Sara Gavin, 301-405-1733
College Park, Md.—New research led by the University of Maryland (UMD) employs satellite image time series to better understand the dynamics of forest cover loss in the Brazilian Amazon. While rates of deforestation in the country have slowed significantly over the last decade, Brazil remains the single largest contributor to natural forest loss among tropical countries.
The study uses a statistical sample to produce unbiased (free from map errors) estimates of forest loss area in different types of forests: primary and secondary humid tropical forests; natural and secondary woodlands; and plantations. It also attributes the drivers of forest loss, such as conversion of forests to pastures and croplands, selective logging, mining and fires.
“Brazil’s current national forest monitoring system focuses almost solely on deforestation in primary forests —the process of forest clearing and conversion to nonforest land uses. However, that only tells us part of the story,” said Alexandra Tyukavina, a post-doctoral researcher with the UMD's Department of Geographical Sciences. “Our research seeks to dig deeper into the dynamic causes of forest loss in all types of forests so that we can better understand the consequences such as carbon emissions and biodiversity losses.”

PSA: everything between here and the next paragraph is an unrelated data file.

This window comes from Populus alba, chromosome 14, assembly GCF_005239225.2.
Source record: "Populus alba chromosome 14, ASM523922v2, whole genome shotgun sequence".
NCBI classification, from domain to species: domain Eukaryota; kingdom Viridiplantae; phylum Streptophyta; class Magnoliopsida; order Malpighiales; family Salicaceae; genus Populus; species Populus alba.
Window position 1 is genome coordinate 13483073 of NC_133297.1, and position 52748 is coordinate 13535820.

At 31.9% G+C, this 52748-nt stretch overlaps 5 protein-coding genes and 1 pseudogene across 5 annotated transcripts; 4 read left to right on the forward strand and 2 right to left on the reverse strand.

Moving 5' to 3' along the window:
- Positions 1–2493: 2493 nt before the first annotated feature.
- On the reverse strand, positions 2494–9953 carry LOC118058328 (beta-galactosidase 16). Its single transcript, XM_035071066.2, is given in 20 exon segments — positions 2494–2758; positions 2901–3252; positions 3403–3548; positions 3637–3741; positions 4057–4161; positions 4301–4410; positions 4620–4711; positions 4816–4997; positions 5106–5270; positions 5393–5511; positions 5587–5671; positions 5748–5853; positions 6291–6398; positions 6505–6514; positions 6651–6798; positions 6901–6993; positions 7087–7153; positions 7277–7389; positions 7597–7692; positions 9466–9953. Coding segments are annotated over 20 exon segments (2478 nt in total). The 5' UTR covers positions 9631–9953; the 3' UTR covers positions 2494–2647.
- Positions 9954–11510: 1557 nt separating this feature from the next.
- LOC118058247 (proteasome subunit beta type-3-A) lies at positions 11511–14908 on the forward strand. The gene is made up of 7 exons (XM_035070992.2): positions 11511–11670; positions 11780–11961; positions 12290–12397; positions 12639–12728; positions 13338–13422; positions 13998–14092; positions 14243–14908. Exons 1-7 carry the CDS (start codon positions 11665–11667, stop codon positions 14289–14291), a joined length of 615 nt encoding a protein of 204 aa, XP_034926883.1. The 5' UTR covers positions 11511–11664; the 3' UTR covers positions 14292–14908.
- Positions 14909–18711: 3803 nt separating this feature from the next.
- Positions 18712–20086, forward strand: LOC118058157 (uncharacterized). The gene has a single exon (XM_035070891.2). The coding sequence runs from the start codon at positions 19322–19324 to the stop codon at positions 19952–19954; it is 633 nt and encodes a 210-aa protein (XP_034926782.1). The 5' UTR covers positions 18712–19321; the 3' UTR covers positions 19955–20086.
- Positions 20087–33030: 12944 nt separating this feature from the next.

One of the major findings of the study is that by the year 2013, all other forest disturbance types surpassed deforestation in primary forests in area, but deforestation in primary forests still remained the major source of aboveground carbon loss. Results of this research were published in Science Advances on April 12.
Researchers are working to expand the current study into the other tropical regions, such as Central Africa and Indonesia, to provide a comprehensive story on forest loss drivers pan-tropically.
Members of the research team from the UMD's Department of Geographical Sciences include Tyukavina, Matthew Hansen, Peter Potapov, Kevin Smith-Rodriguez, Chima Okpa and Ricardo Aguilar. Stephen Stehman from the Department of Forest and Natural Resource Management at the State University of New York also contributed.